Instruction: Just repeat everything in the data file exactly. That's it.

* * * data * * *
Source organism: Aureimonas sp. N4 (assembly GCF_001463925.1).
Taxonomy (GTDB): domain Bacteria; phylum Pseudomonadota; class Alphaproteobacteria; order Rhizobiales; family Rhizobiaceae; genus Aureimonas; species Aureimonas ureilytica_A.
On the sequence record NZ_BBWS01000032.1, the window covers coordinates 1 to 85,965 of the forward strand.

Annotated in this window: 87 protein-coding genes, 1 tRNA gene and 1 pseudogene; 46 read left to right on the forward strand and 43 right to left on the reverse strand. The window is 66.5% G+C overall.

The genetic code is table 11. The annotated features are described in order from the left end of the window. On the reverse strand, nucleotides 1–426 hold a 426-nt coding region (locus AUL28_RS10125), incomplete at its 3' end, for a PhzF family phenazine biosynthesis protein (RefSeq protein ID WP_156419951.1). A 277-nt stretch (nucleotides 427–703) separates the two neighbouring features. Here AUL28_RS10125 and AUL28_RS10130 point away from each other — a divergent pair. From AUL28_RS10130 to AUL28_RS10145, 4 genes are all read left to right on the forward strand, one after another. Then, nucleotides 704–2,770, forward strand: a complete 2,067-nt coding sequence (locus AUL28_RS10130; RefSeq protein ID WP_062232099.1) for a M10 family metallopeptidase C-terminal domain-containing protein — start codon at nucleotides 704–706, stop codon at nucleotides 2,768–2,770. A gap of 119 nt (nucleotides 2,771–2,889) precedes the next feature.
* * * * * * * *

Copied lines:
Source organism: Aureimonas sp. N4 (assembly GCF_001463925.1).
Taxonomy (GTDB): domain Bacteria; phylum Pseudomonadota; class Alphaproteobacteria; order Rhizobiales; family Rhizobiaceae; genus Aureimonas; species Aureimonas ureilytica_A.
On the sequence record NZ_BBWS01000032.1, the window covers coordinates 1 to 85,965 of the forward strand.

Annotated in this window: 87 protein-coding genes, 1 tRNA gene and 1 pseudogene; 46 read left to right on the forward strand and 43 right to left on the reverse strand. The window is 66.5% G+C overall.

The genetic code is table 11. The annotated features are described in order from the left end of the window. On the reverse strand, nucleotides 1–426 hold a 426-nt coding region (locus AUL28_RS10125), incomplete at its 3' end, for a PhzF family phenazine biosynthesis protein (RefSeq protein ID WP_156419951.1). A 277-nt stretch (nucleotides 427–703) separates the two neighbouring features. Here AUL28_RS10125 and AUL28_RS10130 point away from each other — a divergent pair. From AUL28_RS10130 to AUL28_RS10145, 4 genes are all read left to right on the forward strand, one after another. Then, nucleotides 704–2,770, forward strand: a complete 2,067-nt coding sequence (locus AUL28_RS10130; RefSeq protein ID WP_062232099.1) for a M10 family metallopeptidase C-terminal domain-containing protein — start codon at nucleotides 704–706, stop codon at nucleotides 2,768–2,770. A gap of 119 nt (nucleotides 2,771–2,889) precedes the next feature.